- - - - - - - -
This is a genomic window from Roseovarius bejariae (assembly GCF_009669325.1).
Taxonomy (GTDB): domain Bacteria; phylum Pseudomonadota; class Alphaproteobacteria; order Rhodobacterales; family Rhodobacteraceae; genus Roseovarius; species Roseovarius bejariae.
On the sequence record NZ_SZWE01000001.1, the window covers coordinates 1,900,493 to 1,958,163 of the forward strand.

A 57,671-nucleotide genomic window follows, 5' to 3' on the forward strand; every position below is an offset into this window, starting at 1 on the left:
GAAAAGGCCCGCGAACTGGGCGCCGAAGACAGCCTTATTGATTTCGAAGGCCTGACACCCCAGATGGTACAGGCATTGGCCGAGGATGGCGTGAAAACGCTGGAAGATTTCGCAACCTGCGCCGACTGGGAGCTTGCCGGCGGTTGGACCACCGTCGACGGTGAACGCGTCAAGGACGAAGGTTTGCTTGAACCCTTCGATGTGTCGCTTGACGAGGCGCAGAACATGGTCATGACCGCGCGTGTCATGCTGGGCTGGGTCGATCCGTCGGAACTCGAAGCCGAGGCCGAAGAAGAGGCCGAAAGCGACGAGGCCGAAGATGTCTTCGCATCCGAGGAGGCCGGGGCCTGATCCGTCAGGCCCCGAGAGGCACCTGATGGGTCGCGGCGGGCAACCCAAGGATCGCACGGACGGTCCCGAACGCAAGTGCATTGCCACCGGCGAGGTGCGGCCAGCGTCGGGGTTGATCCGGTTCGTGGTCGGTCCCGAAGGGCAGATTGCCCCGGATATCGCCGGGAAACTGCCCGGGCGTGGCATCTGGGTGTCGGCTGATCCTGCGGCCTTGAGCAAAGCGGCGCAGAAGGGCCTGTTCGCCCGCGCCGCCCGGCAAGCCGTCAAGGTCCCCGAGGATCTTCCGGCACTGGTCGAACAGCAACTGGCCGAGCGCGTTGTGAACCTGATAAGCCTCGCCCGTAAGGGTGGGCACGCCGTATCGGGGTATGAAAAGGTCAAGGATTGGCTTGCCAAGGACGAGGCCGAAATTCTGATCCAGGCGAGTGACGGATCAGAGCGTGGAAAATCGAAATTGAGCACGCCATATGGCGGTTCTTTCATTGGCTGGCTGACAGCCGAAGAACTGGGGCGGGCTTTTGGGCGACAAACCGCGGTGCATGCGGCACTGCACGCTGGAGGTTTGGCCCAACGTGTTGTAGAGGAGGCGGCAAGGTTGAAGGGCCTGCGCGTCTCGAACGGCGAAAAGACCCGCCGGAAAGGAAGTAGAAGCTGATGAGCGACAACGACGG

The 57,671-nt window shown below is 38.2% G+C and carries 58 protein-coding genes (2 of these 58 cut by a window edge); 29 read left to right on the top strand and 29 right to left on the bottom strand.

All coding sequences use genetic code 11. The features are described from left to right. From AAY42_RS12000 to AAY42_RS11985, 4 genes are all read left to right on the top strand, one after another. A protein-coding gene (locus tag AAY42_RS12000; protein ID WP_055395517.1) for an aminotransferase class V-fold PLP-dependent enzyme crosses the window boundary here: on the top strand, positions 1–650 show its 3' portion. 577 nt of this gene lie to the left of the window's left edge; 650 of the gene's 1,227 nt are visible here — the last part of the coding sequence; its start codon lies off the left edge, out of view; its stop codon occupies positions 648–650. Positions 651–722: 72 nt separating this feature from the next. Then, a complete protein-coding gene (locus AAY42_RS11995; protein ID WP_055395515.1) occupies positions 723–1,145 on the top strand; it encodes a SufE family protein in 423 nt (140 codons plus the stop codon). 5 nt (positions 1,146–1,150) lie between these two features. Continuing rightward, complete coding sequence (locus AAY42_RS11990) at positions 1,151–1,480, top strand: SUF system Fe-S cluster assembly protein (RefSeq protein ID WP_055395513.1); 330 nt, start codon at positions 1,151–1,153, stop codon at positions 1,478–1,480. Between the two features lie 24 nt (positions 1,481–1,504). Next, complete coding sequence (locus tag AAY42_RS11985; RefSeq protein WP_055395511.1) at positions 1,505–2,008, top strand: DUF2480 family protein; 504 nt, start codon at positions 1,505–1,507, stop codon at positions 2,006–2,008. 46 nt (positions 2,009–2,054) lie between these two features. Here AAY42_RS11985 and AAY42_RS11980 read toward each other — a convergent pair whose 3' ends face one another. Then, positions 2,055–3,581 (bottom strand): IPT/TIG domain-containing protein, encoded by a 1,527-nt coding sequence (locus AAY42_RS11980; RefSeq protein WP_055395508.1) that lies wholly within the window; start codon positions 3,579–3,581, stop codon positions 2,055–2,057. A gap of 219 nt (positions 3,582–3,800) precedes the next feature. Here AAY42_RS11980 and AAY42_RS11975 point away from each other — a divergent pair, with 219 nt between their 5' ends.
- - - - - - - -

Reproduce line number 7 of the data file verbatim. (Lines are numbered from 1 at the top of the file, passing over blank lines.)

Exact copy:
All coding sequences use genetic code 11. The features are described from left to right. From AAY42_RS12000 to AAY42_RS11985, 4 genes are all read left to right on the top strand, one after another. A protein-coding gene (locus tag AAY42_RS12000; protein ID WP_055395517.1) for an aminotransferase class V-fold PLP-dependent enzyme crosses the window boundary here: on the top strand, positions 1–650 show its 3' portion. 577 nt of this gene lie to the left of the window's left edge; 650 of the gene's 1,227 nt are visible here — the last part of the coding sequence; its start codon lies off the left edge, out of view; its stop codon occupies positions 648–650. Positions 651–722: 72 nt separating this feature from the next. Then, a complete protein-coding gene (locus AAY42_RS11995; protein ID WP_055395515.1) occupies positions 723–1,145 on the top strand; it encodes a SufE family protein in 423 nt (140 codons plus the stop codon). 5 nt (positions 1,146–1,150) lie between these two features. Continuing rightward, complete coding sequence (locus AAY42_RS11990) at positions 1,151–1,480, top strand: SUF system Fe-S cluster assembly protein (RefSeq protein ID WP_055395513.1); 330 nt, start codon at positions 1,151–1,153, stop codon at positions 1,478–1,480. Between the two features lie 24 nt (positions 1,481–1,504). Next, complete coding sequence (locus tag AAY42_RS11985; RefSeq protein WP_055395511.1) at positions 1,505–2,008, top strand: DUF2480 family protein; 504 nt, start codon at positions 1,505–1,507, stop codon at positions 2,006–2,008. 46 nt (positions 2,009–2,054) lie between these two features. Here AAY42_RS11985 and AAY42_RS11980 read toward each other — a convergent pair whose 3' ends face one another. Then, positions 2,055–3,581 (bottom strand): IPT/TIG domain-containing protein, encoded by a 1,527-nt coding sequence (locus AAY42_RS11980; RefSeq protein WP_055395508.1) that lies wholly within the window; start codon positions 3,579–3,581, stop codon positions 2,055–2,057. A gap of 219 nt (positions 3,582–3,800) precedes the next feature. Here AAY42_RS11980 and AAY42_RS11975 point away from each other — a divergent pair, with 219 nt between their 5' ends.